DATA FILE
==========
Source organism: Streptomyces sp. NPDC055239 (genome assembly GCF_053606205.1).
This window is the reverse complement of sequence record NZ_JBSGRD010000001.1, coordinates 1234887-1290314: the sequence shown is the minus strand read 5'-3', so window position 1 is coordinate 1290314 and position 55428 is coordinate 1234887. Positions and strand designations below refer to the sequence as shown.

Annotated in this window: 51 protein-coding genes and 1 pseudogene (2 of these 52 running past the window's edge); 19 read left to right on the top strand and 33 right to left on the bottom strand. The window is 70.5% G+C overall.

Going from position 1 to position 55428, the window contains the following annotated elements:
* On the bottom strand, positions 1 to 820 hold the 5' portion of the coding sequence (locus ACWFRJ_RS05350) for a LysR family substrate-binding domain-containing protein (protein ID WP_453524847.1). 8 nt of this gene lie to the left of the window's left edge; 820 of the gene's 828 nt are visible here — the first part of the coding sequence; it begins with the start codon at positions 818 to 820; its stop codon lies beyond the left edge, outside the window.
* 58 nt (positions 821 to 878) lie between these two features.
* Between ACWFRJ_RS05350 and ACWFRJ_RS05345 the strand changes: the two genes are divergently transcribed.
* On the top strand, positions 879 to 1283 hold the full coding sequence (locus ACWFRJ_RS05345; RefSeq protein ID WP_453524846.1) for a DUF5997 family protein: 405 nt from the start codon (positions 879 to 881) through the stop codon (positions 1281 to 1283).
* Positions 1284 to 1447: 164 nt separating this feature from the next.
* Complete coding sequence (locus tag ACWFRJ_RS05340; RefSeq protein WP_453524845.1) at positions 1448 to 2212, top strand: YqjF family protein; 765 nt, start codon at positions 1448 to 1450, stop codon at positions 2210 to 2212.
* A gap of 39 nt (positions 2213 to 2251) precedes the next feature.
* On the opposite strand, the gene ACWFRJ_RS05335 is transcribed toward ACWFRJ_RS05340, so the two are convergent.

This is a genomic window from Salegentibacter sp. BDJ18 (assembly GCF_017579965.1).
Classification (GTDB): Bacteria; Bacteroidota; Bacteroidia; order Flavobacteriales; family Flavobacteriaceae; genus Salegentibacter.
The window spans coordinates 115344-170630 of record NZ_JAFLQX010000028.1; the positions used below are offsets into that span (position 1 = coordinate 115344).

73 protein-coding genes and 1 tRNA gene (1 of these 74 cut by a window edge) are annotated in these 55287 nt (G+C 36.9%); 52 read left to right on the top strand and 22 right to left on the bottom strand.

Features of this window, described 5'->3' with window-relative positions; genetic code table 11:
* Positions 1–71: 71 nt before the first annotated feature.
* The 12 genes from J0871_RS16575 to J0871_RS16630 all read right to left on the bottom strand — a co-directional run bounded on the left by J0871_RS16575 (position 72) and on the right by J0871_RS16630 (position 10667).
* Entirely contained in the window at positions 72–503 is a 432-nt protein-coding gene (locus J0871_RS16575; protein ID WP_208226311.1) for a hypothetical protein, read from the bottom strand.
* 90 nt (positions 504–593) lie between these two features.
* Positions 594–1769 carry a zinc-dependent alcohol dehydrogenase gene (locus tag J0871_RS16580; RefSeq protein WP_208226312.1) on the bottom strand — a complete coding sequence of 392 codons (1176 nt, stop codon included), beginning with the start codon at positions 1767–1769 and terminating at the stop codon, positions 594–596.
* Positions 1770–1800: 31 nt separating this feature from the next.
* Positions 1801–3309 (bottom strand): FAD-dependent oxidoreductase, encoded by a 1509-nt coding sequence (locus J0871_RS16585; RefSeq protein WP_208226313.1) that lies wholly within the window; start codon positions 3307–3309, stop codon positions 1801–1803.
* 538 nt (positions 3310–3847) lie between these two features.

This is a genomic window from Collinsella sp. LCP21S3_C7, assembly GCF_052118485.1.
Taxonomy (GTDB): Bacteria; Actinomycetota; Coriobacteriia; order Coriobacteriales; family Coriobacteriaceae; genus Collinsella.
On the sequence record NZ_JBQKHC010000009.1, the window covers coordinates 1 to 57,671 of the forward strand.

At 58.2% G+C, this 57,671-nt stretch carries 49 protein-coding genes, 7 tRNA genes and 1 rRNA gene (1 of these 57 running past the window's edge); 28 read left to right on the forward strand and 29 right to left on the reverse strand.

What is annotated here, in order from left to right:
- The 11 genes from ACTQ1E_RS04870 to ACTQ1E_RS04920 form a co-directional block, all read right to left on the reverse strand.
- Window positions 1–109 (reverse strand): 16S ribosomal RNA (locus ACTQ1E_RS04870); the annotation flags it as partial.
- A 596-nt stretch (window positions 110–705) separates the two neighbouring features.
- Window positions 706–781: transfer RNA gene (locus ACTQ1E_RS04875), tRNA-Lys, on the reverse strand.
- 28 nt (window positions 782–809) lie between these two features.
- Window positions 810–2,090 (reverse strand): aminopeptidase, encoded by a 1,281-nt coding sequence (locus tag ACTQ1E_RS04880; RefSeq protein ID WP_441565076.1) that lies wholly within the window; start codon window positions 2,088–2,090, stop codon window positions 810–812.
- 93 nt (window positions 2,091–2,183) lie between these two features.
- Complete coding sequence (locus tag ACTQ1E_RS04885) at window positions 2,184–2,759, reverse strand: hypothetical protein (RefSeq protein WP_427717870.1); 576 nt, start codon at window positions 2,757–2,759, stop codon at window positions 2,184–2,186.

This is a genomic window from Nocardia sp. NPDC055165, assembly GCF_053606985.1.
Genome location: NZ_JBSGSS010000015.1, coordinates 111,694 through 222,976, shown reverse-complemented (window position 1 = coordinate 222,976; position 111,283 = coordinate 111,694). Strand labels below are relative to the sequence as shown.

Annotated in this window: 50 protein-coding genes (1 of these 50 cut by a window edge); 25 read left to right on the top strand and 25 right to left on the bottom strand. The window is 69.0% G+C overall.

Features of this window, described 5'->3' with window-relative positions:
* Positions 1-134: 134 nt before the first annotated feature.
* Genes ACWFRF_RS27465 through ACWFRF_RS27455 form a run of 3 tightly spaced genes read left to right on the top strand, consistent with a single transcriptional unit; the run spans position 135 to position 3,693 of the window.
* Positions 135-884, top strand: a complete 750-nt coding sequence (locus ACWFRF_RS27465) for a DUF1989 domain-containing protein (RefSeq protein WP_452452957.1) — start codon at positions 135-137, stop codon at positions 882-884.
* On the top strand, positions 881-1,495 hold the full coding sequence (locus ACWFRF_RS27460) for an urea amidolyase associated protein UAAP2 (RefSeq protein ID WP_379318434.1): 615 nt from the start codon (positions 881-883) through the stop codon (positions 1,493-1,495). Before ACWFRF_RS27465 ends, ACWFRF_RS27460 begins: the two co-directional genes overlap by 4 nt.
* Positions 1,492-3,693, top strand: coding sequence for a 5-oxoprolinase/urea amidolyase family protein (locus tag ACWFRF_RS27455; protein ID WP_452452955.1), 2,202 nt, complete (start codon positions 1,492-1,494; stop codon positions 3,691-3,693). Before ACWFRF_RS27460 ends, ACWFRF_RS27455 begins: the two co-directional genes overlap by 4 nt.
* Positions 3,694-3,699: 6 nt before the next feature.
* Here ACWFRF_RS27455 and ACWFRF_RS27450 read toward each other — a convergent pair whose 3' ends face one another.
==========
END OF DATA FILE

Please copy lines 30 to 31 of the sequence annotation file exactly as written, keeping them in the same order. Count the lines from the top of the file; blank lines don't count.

What is annotated here, in order from left to right:
- The 11 genes from ACTQ1E_RS04870 to ACTQ1E_RS04920 form a co-directional block, all read right to left on the reverse strand.